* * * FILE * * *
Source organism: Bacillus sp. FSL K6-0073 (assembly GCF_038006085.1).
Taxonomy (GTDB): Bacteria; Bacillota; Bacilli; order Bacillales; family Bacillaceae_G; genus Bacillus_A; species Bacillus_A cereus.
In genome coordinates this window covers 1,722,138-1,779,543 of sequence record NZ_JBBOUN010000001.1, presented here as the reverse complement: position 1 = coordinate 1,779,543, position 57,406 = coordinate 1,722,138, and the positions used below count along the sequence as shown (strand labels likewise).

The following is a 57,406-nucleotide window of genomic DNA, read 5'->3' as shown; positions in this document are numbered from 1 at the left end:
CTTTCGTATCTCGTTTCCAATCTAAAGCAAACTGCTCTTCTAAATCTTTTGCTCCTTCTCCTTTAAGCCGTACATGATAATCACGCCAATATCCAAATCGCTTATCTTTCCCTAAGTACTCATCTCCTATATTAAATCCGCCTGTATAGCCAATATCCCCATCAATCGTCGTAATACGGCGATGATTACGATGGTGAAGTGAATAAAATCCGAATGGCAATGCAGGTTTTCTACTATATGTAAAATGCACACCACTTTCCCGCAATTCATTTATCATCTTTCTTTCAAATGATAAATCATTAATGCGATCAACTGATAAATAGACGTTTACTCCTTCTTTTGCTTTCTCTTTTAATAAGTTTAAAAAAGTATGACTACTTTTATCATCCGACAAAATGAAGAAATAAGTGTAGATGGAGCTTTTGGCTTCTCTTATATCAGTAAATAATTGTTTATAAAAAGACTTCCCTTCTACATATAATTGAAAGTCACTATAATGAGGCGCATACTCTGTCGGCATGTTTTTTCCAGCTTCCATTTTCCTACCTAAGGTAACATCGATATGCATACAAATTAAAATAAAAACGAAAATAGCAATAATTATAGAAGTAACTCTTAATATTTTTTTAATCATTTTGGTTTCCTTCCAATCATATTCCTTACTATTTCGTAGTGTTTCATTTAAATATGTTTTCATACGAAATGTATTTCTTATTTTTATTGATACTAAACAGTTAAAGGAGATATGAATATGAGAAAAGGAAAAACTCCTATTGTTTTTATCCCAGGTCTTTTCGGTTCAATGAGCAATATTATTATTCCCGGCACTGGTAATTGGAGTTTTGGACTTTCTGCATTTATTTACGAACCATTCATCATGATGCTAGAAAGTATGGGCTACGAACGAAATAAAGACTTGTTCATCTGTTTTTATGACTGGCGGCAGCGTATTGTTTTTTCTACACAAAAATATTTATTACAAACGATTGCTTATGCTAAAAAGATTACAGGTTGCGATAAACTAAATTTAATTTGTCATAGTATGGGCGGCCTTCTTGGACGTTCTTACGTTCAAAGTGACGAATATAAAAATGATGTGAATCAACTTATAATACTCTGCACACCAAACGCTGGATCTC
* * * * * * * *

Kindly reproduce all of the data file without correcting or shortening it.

Source organism: Bacillus sp. FSL K6-0073 (assembly GCF_038006085.1).
Taxonomy (GTDB): Bacteria; Bacillota; Bacilli; order Bacillales; family Bacillaceae_G; genus Bacillus_A; species Bacillus_A cereus.
In genome coordinates this window covers 1,722,138-1,779,543 of sequence record NZ_JBBOUN010000001.1, presented here as the reverse complement: position 1 = coordinate 1,779,543, position 57,406 = coordinate 1,722,138, and the positions used below count along the sequence as shown (strand labels likewise).

The following is a 57,406-nucleotide window of genomic DNA, read 5'->3' as shown; positions in this document are numbered from 1 at the left end:
CTTTCGTATCTCGTTTCCAATCTAAAGCAAACTGCTCTTCTAAATCTTTTGCTCCTTCTCCTTTAAGCCGTACATGATAATCACGCCAATATCCAAATCGCTTATCTTTCCCTAAGTACTCATCTCCTATATTAAATCCGCCTGTATAGCCAATATCCCCATCAATCGTCGTAATACGGCGATGATTACGATGGTGAAGTGAATAAAATCCGAATGGCAATGCAGGTTTTCTACTATATGTAAAATGCACACCACTTTCCCGCAATTCATTTATCATCTTTCTTTCAAATGATAAATCATTAATGCGATCAACTGATAAATAGACGTTTACTCCTTCTTTTGCTTTCTCTTTTAATAAGTTTAAAAAAGTATGACTACTTTTATCATCCGACAAAATGAAGAAATAAGTGTAGATGGAGCTTTTGGCTTCTCTTATATCAGTAAATAATTGTTTATAAAAAGACTTCCCTTCTACATATAATTGAAAGTCACTATAATGAGGCGCATACTCTGTCGGCATGTTTTTTCCAGCTTCCATTTTCCTACCTAAGGTAACATCGATATGCATACAAATTAAAATAAAAACGAAAATAGCAATAATTATAGAAGTAACTCTTAATATTTTTTTAATCATTTTGGTTTCCTTCCAATCATATTCCTTACTATTTCGTAGTGTTTCATTTAAATATGTTTTCATACGAAATGTATTTCTTATTTTTATTGATACTAAACAGTTAAAGGAGATATGAATATGAGAAAAGGAAAAACTCCTATTGTTTTTATCCCAGGTCTTTTCGGTTCAATGAGCAATATTATTATTCCCGGCACTGGTAATTGGAGTTTTGGACTTTCTGCATTTATTTACGAACCATTCATCATGATGCTAGAAAGTATGGGCTACGAACGAAATAAAGACTTGTTCATCTGTTTTTATGACTGGCGGCAGCGTATTGTTTTTTCTACACAAAAATATTTATTACAAACGATTGCTTATGCTAAAAAGATTACAGGTTGCGATAAACTAAATTTAATTTGTCATAGTATGGGCGGCCTTCTTGGACGTTCTTACGTTCAAAGTGACGAATATAAAAATGATGTGAATCAACTTATAATACTCTGCACACCAAACGCTGGATCTC